• FIG. 1 is an overview of the components of the methodology and product;
  • FIG. 2 is a diagrammatic representation of a first sub-system of the methodology and product;
  • FIG. 3 is a diagrammatic representation of a second sub-system of the methodology and product;
  • FIG. 4 is a diagrammatic representation of a third sub-system of the methodology and product;
  • FIG. 5 is a diagrammatic representation of a fourth sub-system of the methodology and product;
  • FIG. 6 is a diagrammatic representation of a fifth sub-system of the methodology and product;
  • FIG. 7( a) to FIGS. 7( p) inclusive are representations demonstrating the operation of the first sub-system of the methodology and product;
  • FIGS. 8( a) to 8(d) inclusive are diagrammatic representations demonstrating the operation of the second sub-system of the methodology and product;
  • FIGS. 9( a) to 9(d) inclusive are diagrammatic representations demonstrating the operation of the third sub-system of the methodology and product;
  • FIGS. 10( a) to 10(d) inclusive are diagrammatic representations demonstrating the operation of the fourth sub-system of the methodology and product; and
  • FIGS. 11( a) to 11(d) inclusive are diagrammatic representations demonstrating the operation of the fifth sub-system of the methodology and product.
  • DETAILED DESCRIPTION OF THE INVENTION
  • The following description is provided to enable any person skilled in the art to make and use the invention and sets forth the best modes contemplated by the inventor for carrying out the invention. Various modifications, however, will remain readily apparent to those skilled in the art. Any and all such modifications, equivalents and alternatives are intended to fall within the spirit and scope of the present invention.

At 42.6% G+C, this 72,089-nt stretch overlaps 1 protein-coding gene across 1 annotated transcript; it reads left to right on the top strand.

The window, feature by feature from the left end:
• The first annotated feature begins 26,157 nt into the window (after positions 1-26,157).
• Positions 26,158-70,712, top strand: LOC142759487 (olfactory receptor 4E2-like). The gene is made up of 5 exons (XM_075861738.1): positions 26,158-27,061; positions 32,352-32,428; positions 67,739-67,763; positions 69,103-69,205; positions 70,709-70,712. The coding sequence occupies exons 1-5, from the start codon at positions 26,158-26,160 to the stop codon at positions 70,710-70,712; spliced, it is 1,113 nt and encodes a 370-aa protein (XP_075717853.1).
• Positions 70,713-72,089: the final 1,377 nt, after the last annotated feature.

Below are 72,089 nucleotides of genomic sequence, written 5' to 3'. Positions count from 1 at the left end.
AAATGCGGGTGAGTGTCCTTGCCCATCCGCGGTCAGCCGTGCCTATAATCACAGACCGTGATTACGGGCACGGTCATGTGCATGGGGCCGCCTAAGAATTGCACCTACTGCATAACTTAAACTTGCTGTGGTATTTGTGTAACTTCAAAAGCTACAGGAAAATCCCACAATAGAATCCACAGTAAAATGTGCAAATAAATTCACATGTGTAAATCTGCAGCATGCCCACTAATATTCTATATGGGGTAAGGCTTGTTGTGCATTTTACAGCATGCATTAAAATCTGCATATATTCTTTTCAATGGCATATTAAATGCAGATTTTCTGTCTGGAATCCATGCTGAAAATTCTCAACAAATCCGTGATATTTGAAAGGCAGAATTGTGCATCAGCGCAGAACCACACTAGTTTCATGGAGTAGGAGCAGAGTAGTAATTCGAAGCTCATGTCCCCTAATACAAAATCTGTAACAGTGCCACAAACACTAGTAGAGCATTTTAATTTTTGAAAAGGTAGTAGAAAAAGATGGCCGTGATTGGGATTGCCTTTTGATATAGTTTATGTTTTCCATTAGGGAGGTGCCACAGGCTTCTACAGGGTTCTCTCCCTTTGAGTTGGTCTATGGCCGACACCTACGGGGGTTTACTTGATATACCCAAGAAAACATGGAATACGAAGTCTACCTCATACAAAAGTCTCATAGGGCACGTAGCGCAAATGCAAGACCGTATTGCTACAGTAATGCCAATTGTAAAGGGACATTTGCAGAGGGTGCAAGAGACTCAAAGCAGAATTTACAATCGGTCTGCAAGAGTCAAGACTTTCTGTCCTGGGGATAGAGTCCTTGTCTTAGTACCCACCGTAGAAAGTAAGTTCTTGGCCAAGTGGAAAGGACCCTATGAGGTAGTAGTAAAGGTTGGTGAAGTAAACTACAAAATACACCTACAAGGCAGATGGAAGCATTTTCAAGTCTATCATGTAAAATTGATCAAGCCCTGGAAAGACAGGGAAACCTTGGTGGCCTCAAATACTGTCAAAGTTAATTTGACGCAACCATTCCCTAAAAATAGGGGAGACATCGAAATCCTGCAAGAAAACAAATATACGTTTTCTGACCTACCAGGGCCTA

• This invention relates to a method and system for developing language and speech in language learning disabled (LLD), language learning impaired (LLI) and generally learning disabled (LD) human subjects. Conditions such as autistic spectrum disorder (ASD) and pervasive developmental disorder (PDD) will also benefit from the invention where language impairments present as substantial comorbidities to the primary diagnosis. Language delays, accelerated language learning and second language learning are also indicated as well as the treatment of adult aphasias. More specifically, this invention relates to a computer-implemented method and a computer program product with program instructions for implementing the method.
  • Referring to the drawings and initially to FIG. 1 thereof, there is shown a meta system indicated generally by the reference numeral 1. The meta system 1 comprises a plurality of sub-systems including a fundamental concept and auditory development sub-system 50, a generalizing visual concepts to language text sub-system 10, a developing oral expression from text sub-system 20, developing aural receptive language employing text sub-system 30 and an integrating conceptual, reading, writing and auditory language sub-system 40. The operation and features of each of the sub-systems will be described in greater detail below. When the present invention is embodied in a computer program, each of the sub-systems will be embodied as a component or module of that computer program forming part of the overall meta program.
  • The configuration of the system described below is for a severely disabled (Aphasic), visually dominant child, that is a child with severe auditory processing disorder (meaning functionally deaf), severe pragmatic, semantic and syntactic language disorder (meaning they cannot learn language) and globally apraxic (meaning they cannot control fine motor, muscle movement). The following description discusses an implementation of the invention for use with a subject having such characteristics. The system however can be defined in other configurations depending on the clinical diagnosis. In other words, depending on the precise clinical comorbidities that are present and prevailing relative strength(s), a suitable program can be tailored to suit the individual needs of the subject. Given less complex disorders certain steps may not be required and will be omitted from the process in addition to a reordering of the remaining steps. For example, a child with auditory dominance as opposed to visual dominance would likely enter the process at the develop aural receptive language employing text sub-system component 30 and the fundamental concept and auditory development sub-system 50 would be omitted.